6 most vulnerable Himalayan Wildlife that needs your help

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The Himalayas have captured people’s imaginations for centuries. It’s a region of stunning landscapes and incredible diversity. Stretching over 2,500km, the Himalayas is home to millions of people and hundreds of unique species. Despite its rugged reputation, the Himalayas is a mosaic of fragile environments that face a range of challenges.

On this week preceding the World Environment Day, we focus on the most endangered Himalayan Wildlife. We list 6 most vulnerable species that reside in the Himalayas that needs special mention (and your due attention).

#1. Snow Leopard

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Picture Credits: KLEIN and HUBERT  | WWF

It is one of the most elusive cats in the Himalayas. These Himalayan Wild Cats are most difficult to be spotted. And for that reason, they are known as the ‘ghosts’ of the cat world.

The population of Snow Leopards in India is estimated to be mere 200 to 600 in the wild. They are best seen in Hemis National Park, in East Ladakh, Nanda Devi National Park and Valley of Flowers National Park, Uttarakhand, Dibang Wildlife Sanctuary in Arunachal Pradesh.

Climate change poses the greatest long-term threat to snow leopards. The impact of climate change could result in a loss of up to 30 percent of the snow leopard habitat in the Himalayas.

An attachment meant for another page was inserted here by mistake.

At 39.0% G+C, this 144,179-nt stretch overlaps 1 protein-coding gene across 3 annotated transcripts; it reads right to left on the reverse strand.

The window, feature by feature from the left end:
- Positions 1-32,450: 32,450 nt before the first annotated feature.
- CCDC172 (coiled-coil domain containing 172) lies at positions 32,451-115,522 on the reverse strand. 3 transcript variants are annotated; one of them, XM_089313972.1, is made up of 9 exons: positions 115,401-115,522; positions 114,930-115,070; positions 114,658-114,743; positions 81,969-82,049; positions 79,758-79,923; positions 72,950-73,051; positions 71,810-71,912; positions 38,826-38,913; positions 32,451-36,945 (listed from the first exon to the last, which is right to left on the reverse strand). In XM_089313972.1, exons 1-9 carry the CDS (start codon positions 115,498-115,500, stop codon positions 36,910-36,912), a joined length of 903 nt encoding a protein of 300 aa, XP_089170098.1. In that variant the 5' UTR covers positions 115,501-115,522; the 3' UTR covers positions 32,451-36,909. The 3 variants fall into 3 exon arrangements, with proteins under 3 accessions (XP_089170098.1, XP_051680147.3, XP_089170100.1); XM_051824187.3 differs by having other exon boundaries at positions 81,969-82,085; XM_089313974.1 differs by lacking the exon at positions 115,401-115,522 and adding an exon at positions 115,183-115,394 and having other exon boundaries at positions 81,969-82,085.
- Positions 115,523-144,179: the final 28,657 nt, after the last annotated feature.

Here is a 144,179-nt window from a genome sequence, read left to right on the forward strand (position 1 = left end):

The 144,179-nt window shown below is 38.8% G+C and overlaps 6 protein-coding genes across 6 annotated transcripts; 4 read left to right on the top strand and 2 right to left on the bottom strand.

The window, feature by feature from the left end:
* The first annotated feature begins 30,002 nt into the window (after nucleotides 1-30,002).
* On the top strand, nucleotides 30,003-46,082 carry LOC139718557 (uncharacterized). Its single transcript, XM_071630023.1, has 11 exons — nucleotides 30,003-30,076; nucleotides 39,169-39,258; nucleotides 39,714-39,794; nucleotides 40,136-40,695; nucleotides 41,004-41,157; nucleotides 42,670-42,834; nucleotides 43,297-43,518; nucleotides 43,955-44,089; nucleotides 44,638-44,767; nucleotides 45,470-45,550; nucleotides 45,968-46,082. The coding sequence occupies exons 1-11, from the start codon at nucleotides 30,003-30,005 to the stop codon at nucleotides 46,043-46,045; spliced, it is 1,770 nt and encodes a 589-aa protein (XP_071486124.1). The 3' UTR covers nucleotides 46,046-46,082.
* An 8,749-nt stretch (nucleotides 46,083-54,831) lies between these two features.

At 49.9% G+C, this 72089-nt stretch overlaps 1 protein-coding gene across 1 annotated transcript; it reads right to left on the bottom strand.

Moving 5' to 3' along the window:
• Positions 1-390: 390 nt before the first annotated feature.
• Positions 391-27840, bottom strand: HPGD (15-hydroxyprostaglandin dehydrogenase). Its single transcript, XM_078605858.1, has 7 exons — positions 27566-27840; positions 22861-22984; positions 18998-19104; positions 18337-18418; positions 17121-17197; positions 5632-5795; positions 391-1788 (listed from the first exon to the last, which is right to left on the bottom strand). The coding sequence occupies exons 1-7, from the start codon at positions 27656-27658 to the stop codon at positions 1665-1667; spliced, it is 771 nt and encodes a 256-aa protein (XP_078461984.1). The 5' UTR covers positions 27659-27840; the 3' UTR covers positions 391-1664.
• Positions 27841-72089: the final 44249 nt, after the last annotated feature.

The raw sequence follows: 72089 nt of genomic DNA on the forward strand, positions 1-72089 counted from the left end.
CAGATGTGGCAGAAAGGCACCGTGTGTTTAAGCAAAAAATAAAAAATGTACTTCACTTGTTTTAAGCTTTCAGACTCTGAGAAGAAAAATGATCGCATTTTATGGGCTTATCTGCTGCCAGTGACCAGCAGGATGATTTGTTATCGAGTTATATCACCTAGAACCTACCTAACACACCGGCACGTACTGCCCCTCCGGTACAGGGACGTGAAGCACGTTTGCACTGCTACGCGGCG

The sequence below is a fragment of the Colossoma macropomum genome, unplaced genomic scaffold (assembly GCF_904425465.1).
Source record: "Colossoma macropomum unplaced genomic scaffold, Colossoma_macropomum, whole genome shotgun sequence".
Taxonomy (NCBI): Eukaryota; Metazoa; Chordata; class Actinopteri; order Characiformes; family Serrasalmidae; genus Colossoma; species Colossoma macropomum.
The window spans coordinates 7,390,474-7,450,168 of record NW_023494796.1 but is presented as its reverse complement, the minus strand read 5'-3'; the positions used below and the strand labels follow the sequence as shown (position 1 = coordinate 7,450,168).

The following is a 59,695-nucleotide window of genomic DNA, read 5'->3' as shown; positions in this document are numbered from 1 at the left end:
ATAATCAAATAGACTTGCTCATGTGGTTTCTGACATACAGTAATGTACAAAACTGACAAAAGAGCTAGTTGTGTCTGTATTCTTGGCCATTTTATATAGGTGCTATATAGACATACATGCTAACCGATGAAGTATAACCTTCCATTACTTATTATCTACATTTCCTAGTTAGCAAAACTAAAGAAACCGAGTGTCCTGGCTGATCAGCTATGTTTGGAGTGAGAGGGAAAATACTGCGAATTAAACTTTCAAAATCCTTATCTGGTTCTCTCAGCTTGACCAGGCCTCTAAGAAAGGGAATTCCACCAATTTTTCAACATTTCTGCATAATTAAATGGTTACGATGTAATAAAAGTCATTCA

Read about 4 reasons why climate change is bad for Snow Leopards

The biggest threat to Snow Leopards (after climate change) is Humans. Hunting, habitat loss, and retaliatory killings are the main reasons this big cat is now listed as an endangered species. They remain on the list of most endangered Himalayan Wildlife List.

#2. The Ganges River Dolphin 

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Picture Credits: WWF | Francois Xavier PELLETIER

The blind eye, freshwater Dolphin resides in the densest population in the world. The Ganges River dolphin, (or Susu), inhabits the Ganges-Brahmaputra-Meghna and Karnaphuli-Sangu river systems of Nepal, India, and Bangladesh.

The changing complexities of the Brahmaputra-Gangetic basin have taken a toll on their population. They are threatened by the removal of river water and siltation arising from deforestation, pollution, and entanglement in fisheries nets. Alterations to the river due to barrages has separated their populations. A recent survey conducted by WWF-India and its partners in the entire distribution range in the Ganga and Brahmaputra river system identified less than 2,000 Dolphins in India.

They are an important species as the presence of dolphin in a river system signals a healthy ecosystem.

Read more about Ganges River Dolphin & role of WWF conservation endeavours

#3. Kashmir Red Stag

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Picture Credits: Khursheed Ahmad

The Kashmir’s own Red Deer faces imminent extinction due to diminishing habitat, predators, and a skewed male-female ratio. Kashmir Red Stag, also known as ‘Hangul’ are found only in Dachigam National Park, Kashmir and few higher regions in northern Chamba.